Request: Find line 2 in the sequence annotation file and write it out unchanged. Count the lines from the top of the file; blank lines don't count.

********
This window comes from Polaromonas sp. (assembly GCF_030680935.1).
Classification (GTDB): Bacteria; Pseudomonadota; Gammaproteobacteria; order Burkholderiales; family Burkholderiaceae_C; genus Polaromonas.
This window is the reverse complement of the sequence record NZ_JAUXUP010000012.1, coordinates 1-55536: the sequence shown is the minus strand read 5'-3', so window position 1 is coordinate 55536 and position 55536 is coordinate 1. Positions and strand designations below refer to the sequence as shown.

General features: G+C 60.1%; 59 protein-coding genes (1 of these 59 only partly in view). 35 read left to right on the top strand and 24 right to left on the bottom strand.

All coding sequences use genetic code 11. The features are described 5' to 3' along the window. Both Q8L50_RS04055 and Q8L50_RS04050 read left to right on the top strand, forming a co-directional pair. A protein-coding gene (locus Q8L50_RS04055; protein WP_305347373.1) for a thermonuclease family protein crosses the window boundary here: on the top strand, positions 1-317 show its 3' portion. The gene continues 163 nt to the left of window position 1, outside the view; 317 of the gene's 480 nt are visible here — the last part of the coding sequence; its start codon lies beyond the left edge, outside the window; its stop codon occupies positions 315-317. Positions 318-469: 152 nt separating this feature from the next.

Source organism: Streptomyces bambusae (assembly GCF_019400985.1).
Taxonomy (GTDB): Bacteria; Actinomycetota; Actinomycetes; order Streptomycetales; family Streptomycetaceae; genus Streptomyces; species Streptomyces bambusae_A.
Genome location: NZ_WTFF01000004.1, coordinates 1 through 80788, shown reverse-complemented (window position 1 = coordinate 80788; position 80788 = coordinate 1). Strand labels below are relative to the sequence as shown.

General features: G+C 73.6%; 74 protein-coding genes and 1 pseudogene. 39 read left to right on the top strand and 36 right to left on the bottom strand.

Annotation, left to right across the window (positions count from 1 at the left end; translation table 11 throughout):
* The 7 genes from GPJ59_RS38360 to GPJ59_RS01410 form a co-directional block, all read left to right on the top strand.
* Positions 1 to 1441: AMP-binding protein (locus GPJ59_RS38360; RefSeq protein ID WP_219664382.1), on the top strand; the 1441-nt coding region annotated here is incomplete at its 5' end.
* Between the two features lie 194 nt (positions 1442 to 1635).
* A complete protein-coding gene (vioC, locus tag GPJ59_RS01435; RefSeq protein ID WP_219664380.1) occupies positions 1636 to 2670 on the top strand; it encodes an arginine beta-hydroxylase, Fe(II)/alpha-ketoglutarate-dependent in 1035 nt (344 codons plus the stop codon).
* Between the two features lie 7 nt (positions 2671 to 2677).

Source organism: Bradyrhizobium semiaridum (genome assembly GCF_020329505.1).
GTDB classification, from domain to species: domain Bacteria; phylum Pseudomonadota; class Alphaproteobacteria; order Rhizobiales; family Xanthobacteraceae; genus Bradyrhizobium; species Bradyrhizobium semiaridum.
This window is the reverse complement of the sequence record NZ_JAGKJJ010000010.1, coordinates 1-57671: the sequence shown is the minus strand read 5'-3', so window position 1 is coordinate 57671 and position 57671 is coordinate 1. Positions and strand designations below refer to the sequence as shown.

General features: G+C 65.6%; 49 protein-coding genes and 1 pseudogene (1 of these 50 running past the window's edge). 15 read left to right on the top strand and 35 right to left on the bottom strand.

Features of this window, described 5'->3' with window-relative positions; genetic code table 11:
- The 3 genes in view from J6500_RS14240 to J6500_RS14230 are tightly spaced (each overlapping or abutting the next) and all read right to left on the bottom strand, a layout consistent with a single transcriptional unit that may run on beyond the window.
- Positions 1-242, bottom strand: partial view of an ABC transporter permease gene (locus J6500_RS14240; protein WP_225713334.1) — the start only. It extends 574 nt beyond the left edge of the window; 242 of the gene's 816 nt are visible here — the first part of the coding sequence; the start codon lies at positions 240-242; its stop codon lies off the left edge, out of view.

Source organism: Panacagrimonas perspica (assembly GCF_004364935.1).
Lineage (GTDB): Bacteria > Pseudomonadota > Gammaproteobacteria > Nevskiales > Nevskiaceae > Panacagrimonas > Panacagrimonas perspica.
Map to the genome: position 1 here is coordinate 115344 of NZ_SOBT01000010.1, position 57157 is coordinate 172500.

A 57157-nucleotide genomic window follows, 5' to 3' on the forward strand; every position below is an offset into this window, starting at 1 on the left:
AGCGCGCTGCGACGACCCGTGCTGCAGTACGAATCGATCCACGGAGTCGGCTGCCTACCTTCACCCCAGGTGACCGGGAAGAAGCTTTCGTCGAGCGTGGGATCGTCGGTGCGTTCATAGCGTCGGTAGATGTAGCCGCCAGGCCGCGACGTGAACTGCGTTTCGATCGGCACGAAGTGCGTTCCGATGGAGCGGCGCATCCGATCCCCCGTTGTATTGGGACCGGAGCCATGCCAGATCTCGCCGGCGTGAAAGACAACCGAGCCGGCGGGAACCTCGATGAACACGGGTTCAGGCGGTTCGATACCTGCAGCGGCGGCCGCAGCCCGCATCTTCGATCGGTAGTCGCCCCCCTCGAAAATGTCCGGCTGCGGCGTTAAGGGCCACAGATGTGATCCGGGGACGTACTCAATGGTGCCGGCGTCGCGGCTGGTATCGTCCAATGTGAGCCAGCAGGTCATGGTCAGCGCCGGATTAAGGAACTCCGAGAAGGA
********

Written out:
Classification (GTDB): Bacteria; Pseudomonadota; Gammaproteobacteria; order Burkholderiales; family Burkholderiaceae_C; genus Polaromonas.